Archive for Monday, May 20, 2013

Crews race to find survivors of Oklahoma twister

May 20, 2013, 5:24 p.m. Updated May 21, 2013, 1:59 p.m.


— Emergency crews searched the broken remnants of an Oklahoma City suburb Tuesday for survivors of a massive tornado that flattened homes and demolished an elementary school. At least 24 people were killed, including at least nine children, and those numbers were expected to climb.

The state medical examiner's office cut the estimated death toll by more than half but warned that the number was likely to climb again. Gov. Mary Fallin said authorities did not know how many people were still missing, but vowed to account for every resident.

"We will rebuild, and we will regain our strength," said Fallin, who went on a flyover of the area and described it as "hard to look at."

Amy Elliott, a spokeswoman for the medical examiner, said she believes some victims were counted twice in the early chaos of the storm that struck Monday afternoon. Downed communication lines and problems sharing information with officers exacerbated the problem, she said.

"It was a very eventful night," Elliott said. "I truly expect that they'll find more today."

Authorities initially said as many as 51 people were dead, including 20 children.

New search-and-rescue teams moved at dawn Tuesday, taking over from the 200 or so emergency responders who had worked all night. A helicopter shined a spotlight from above to aid in the search.

Many houses have "just been taken away. They're just sticks and bricks," the governor said, describing the 17-mile path of destruction.

The National Weather Service said the twister was on the ground for 40 minutes, with winds estimated at 190 mph. The agency issued an initial finding that the tornado was EF-4 on the enhanced Fujita scale — the second strongest type of tornado — and that it was at least half a mile wide.

Emergency crews were having trouble navigating neighborhoods because the devastation is so complete, and there are no street signs left standing, Fallin added.

Fire Chief Gary Bird said fresh teams would search the whole community at least two more times to ensure that no survivors — or any of the dead — were overlooked. Crews painted an 'X' on each structure to note it had been checked.

"That is to confirm we have done our due diligence for this city, for our citizens," Bird said.

The community of 56,000 people, 10 miles south of Oklahoma City, braced for another long, harrowing day.

"As long as we are here ... we are going to hold out hope that we will find survivors," said Trooper Betsy Randolph, a spokeswoman for the Oklahoma Highway Patrol.

More than 200 people had been treated at area hospitals.

Other search-and-rescue teams focused their efforts at Plaza Towers Elementary, where the storm ripped off the roof, knocked down walls and turned the playground into a mass of twisted plastic and metal as students and teachers huddled in hallways and bathrooms.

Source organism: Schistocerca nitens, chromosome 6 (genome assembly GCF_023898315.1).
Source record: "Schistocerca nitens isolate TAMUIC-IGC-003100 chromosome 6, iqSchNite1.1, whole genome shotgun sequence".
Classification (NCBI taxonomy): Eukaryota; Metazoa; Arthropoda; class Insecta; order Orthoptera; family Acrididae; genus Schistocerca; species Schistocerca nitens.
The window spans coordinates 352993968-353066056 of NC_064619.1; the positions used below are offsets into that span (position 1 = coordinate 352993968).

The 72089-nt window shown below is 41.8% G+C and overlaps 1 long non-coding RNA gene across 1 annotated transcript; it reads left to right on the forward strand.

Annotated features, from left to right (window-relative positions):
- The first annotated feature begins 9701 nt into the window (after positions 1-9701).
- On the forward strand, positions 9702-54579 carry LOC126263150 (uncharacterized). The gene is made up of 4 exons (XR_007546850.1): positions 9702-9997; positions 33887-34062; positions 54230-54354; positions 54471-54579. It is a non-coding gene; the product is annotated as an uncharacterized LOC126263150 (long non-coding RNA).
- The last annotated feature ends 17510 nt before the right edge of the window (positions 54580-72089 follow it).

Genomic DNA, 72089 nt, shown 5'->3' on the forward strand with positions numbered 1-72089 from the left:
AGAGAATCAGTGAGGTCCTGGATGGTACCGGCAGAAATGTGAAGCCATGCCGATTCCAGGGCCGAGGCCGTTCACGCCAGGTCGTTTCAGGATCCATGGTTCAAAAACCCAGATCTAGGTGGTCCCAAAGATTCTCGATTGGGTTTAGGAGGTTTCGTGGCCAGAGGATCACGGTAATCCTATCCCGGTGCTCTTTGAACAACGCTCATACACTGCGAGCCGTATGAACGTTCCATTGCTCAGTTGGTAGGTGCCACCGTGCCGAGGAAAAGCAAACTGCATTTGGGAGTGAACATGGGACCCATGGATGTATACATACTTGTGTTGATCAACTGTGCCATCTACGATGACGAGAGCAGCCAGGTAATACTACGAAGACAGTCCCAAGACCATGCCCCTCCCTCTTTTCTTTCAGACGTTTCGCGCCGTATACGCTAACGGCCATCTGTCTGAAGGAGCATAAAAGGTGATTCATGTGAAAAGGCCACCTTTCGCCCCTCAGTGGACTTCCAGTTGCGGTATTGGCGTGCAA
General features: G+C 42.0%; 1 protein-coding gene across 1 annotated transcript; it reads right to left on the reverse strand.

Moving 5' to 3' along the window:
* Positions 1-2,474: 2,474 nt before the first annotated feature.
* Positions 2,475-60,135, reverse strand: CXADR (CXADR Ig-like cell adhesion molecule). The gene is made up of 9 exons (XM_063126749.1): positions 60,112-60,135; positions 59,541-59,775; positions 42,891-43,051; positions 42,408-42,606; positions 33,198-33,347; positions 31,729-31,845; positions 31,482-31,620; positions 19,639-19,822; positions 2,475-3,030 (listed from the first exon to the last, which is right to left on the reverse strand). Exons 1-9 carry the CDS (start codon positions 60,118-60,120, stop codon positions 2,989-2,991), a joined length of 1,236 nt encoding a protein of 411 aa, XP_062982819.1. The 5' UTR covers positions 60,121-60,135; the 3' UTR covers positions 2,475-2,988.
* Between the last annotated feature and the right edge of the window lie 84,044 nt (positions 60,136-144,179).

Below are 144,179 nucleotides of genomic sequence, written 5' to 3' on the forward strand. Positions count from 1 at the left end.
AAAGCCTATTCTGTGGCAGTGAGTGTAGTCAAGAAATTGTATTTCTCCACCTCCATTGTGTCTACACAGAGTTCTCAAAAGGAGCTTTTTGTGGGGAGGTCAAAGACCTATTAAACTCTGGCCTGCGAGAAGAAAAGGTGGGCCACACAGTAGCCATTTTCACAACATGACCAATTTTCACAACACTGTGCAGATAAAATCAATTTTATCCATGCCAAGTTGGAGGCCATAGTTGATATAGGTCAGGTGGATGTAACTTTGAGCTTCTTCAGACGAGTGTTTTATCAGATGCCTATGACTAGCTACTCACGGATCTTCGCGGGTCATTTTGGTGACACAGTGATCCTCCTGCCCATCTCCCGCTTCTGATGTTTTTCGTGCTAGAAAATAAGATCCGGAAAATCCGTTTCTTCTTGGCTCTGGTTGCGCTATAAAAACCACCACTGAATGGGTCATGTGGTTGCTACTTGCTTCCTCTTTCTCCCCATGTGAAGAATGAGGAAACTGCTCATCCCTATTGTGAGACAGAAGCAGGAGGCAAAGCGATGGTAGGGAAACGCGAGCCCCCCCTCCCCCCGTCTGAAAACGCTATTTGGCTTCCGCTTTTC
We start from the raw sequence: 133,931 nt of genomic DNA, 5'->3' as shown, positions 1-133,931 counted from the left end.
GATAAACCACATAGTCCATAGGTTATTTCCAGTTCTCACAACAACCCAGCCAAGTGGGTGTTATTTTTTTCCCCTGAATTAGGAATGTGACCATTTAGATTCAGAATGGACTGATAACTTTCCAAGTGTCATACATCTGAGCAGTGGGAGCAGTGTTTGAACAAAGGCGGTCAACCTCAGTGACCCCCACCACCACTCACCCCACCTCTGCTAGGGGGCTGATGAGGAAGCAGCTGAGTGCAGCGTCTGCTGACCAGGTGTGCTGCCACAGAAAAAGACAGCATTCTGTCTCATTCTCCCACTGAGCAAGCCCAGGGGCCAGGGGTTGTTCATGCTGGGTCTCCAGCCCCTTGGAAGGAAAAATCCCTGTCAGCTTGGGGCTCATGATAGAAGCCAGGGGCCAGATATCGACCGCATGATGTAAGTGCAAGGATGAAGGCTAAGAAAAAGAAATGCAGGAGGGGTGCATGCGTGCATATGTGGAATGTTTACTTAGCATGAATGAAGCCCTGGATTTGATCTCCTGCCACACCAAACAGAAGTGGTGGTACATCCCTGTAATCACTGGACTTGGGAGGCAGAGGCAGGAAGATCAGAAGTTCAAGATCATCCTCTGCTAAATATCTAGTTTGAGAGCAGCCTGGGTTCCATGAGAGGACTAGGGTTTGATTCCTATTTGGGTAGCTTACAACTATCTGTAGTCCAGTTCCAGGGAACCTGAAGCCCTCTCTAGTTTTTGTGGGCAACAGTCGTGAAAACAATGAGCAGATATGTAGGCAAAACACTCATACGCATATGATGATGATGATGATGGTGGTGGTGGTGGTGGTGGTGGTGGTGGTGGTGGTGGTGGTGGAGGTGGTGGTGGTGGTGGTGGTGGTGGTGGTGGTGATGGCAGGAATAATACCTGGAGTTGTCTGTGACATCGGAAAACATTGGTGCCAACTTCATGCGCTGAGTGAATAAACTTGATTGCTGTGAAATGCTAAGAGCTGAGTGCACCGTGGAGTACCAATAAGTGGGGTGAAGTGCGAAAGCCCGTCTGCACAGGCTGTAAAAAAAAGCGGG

Fallin said she arrived in Moore late Monday and observed the search and rescue operation at the school.

"It was very surreal coming upon the school because there was no school," she said at the Tuesday news conference.

Earlier, she described her astonishment at the destruction, saying: "It would be remarkable for anyone to survive."

Seven of the nine dead children were killed at the school, but several students were pulled alive from under a collapsed wall and other heaps of mangled debris. Rescue workers passed the survivors down a human chain of parents and neighborhood volunteers. Parents carried children in their arms to a triage center in the parking lot. Some students looked dazed, others terrified.

Officials were still trying to account for a handful of children not found at the school who may have gone home early with their parents, Bird said Tuesday.

Many parents of missing schoolchildren initially came to St. Andrews United Methodist Church, which had been set up as a meeting site. But only high school students were brought to the church, causing confusion and frustration among parents of students enrolled at Plaza Towers. They were redirected to a Baptist church several miles away.

"It was very emotional — some people just holding on to each other, crying because they couldn't find a child; some people being angry and expressing it verbally" by shouting at one another, said D.A. Bennett, senior pastor at St. Andrews.

After hearing that the tornado was headed toward another school called Briarwood Elementary, David Wheeler left work and drove 100 mph through blinding rain and gusting wind to find his 8-year-old son, Gabriel. When he got to the school site, "it was like the earth was wiped clean, like the grass was just sheared off," Wheeler said.

Eventually, he found Gabriel, sitting with the teacher who had protected him. His back was cut and bruised and gravel was embedded in his head — but he was alive. As the tornado approached, students at Briarwood were initially sent to the halls, but a third-grade teacher — whom Wheeler identified as Julie Simon — thought it didn't look safe and so ushered the children into a closet, he said.

The teacher shielded Gabriel with her arms and held him down as the tornado collapsed the roof and starting lifting students upward with a pull so strong that it sucked the glasses off their faces, Wheeler said.

"She saved their lives by putting them in a closet and holding their heads down," Wheeler said.